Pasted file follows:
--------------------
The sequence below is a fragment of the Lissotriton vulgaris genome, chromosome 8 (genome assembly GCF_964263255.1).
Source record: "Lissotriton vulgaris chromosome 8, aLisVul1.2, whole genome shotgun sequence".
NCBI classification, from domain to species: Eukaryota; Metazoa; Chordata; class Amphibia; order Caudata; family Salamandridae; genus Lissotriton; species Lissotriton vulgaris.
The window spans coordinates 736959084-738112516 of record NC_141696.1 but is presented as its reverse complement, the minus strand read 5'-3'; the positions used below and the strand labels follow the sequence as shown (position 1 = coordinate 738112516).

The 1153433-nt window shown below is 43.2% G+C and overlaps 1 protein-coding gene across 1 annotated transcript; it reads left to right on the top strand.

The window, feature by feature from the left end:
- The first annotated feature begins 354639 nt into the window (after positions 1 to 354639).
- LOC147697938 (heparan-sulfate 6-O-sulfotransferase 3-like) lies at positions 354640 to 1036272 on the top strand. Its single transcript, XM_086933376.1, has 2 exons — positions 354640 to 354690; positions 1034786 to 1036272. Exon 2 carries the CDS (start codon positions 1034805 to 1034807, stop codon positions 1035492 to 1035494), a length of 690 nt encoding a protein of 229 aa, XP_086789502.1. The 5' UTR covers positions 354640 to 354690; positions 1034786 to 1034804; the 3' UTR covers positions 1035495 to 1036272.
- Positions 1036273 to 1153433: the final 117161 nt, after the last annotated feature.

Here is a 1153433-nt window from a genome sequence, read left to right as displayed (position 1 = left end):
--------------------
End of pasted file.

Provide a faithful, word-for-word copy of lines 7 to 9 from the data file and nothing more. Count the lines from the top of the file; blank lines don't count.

- The first annotated feature begins 354639 nt into the window (after positions 1 to 354639).
- LOC147697938 (heparan-sulfate 6-O-sulfotransferase 3-like) lies at positions 354640 to 1036272 on the top strand. Its single transcript, XM_086933376.1, has 2 exons — positions 354640 to 354690; positions 1034786 to 1036272. Exon 2 carries the CDS (start codon positions 1034805 to 1034807, stop codon positions 1035492 to 1035494), a length of 690 nt encoding a protein of 229 aa, XP_086789502.1. The 5' UTR covers positions 354640 to 354690; positions 1034786 to 1034804; the 3' UTR covers positions 1035495 to 1036272.
- Positions 1036273 to 1153433: the final 117161 nt, after the last annotated feature.